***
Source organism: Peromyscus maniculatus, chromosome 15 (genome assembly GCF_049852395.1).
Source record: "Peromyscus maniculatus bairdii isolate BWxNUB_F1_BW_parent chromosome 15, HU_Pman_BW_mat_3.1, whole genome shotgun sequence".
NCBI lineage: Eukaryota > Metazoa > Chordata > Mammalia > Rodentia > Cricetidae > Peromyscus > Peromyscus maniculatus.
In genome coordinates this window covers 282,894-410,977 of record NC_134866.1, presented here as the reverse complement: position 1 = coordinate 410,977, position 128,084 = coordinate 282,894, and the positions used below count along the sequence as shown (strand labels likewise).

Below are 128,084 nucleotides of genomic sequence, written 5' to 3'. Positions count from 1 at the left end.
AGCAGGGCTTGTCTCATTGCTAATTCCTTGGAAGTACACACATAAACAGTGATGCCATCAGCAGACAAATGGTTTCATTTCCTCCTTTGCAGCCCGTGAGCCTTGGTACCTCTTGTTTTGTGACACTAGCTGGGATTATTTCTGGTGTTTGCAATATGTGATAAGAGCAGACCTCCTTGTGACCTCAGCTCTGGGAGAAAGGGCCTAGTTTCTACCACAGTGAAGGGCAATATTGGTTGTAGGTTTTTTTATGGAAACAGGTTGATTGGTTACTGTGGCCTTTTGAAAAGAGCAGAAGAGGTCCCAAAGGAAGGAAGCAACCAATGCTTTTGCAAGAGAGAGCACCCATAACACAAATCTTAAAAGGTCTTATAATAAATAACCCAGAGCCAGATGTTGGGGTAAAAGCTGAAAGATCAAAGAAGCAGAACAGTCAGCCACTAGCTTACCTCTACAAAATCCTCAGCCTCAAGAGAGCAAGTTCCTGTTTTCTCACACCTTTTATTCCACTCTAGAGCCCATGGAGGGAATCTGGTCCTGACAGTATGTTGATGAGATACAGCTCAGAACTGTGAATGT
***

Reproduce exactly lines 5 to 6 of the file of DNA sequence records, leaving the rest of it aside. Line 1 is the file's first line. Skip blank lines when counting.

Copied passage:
Below are 128,084 nucleotides of genomic sequence, written 5' to 3'. Positions count from 1 at the left end.
AGCAGGGCTTGTCTCATTGCTAATTCCTTGGAAGTACACACATAAACAGTGATGCCATCAGCAGACAAATGGTTTCATTTCCTCCTTTGCAGCCCGTGAGCCTTGGTACCTCTTGTTTTGTGACACTAGCTGGGATTATTTCTGGTGTTTGCAATATGTGATAAGAGCAGACCTCCTTGTGACCTCAGCTCTGGGAGAAAGGGCCTAGTTTCTACCACAGTGAAGGGCAATATTGGTTGTAGGTTTTTTTATGGAAACAGGTTGATTGGTTACTGTGGCCTTTTGAAAAGAGCAGAAGAGGTCCCAAAGGAAGGAAGCAACCAATGCTTTTGCAAGAGAGAGCACCCATAACACAAATCTTAAAAGGTCTTATAATAAATAACCCAGAGCCAGATGTTGGGGTAAAAGCTGAAAGATCAAAGAAGCAGAACAGTCAGCCACTAGCTTACCTCTACAAAATCCTCAGCCTCAAGAGAGCAAGTTCCTGTTTTCTCACACCTTTTATTCCACTCTAGAGCCCATGGAGGGAATCTGGTCCTGACAGTATGTTGATGAGATACAGCTCAGAACTGTGAATGT